But these inquiries weren’t like the ones he’d heard so many times before.
“He talked about his son,” says Clark. “He was speaking as a parent who was concerned about raising a son with no arms.
“He asked what my parents did to let me accomplish what I did. The simple answer: They didn’t hold me back. They didn’t stop me from trying anything I wanted to try.”
Clark says Cornfield helped him to understand how important it is to share his story.
“We need some kind of good news in a world that glamorizes bad news,” says Clark, who now lives in Cape Coral, Fla.
Best Burn Enterprises is the for-profit side of the business and the Dave Clark Foundation the non-profit “which serves to inspire people from all walks of life to overcome personal challenges and perceived limitations in order to lead satisfying and productive lives.”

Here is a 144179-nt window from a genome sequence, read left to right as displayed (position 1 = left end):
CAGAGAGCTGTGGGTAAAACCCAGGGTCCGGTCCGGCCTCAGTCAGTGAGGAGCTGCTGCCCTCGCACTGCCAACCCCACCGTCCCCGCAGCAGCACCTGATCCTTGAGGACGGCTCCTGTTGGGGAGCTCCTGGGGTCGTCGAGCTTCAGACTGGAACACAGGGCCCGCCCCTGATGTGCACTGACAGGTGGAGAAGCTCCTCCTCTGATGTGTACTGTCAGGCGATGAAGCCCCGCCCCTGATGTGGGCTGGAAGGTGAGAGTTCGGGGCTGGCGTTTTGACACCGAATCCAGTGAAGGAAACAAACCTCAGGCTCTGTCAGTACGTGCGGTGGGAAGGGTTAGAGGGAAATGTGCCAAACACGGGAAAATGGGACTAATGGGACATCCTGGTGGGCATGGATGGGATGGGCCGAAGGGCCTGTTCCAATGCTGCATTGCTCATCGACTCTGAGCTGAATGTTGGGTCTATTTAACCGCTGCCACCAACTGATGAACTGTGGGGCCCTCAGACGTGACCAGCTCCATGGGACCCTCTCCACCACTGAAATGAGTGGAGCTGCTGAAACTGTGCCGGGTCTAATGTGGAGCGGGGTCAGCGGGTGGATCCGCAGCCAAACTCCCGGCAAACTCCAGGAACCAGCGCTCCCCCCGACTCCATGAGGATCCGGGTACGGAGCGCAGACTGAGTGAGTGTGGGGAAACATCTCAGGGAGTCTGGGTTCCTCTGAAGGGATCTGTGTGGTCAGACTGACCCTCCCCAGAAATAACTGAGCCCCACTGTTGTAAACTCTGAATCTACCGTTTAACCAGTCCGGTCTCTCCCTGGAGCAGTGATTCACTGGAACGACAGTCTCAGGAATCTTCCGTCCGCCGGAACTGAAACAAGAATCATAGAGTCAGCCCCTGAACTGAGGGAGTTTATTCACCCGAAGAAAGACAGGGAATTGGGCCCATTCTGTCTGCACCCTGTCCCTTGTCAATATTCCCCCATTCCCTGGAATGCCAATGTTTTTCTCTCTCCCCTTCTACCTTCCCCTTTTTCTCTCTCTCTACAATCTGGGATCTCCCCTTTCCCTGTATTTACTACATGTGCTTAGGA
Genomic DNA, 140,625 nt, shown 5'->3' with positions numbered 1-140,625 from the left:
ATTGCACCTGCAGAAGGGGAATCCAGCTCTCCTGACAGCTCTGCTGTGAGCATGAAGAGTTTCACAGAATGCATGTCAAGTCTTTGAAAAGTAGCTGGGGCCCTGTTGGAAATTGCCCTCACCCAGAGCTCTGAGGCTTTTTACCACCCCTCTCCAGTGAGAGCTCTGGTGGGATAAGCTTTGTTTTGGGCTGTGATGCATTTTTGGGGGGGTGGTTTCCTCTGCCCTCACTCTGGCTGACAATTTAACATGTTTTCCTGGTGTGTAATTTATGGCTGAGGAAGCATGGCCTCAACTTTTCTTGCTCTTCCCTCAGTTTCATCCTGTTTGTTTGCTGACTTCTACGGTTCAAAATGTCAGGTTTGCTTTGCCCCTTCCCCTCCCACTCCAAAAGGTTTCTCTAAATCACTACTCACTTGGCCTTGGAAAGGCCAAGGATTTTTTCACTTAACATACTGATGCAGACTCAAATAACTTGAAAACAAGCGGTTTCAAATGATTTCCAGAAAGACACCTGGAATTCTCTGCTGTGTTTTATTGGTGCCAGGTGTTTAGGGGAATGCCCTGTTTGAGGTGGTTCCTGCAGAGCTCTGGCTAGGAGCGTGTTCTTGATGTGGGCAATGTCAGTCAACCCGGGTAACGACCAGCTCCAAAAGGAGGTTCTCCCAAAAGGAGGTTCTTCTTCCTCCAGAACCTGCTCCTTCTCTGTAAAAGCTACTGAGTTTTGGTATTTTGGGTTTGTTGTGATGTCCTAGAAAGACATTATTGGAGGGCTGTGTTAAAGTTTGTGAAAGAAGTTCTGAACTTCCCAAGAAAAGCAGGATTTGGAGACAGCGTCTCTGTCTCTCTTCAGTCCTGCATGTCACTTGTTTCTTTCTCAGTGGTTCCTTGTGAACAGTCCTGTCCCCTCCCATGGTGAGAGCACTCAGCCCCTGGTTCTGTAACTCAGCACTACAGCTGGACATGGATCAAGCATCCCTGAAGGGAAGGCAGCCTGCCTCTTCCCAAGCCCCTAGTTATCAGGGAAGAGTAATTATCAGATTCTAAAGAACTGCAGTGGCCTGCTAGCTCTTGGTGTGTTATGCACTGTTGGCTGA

The events draw around 100 campers per site. It doesn’t cost them or their caregivers a dime. Through fundraising, the cost of the camp, caps, T-shirts, game tickets, and meals for 250-300 are covered.
Clark is always looking for fundraising opportunities and places to speak.
“It’s a true story that happened to me in first grade,” says Clark. “It’s the first time I ever experienced bullying. It’s always been in human society.
“Parents, brothers, neighborhood kids treated me like anybody else. When I got to grade school, I felt that pressure.”
One day, Clark’s teacher announced that the class would be going on a fire station field trip that required a walk of five or six blocks.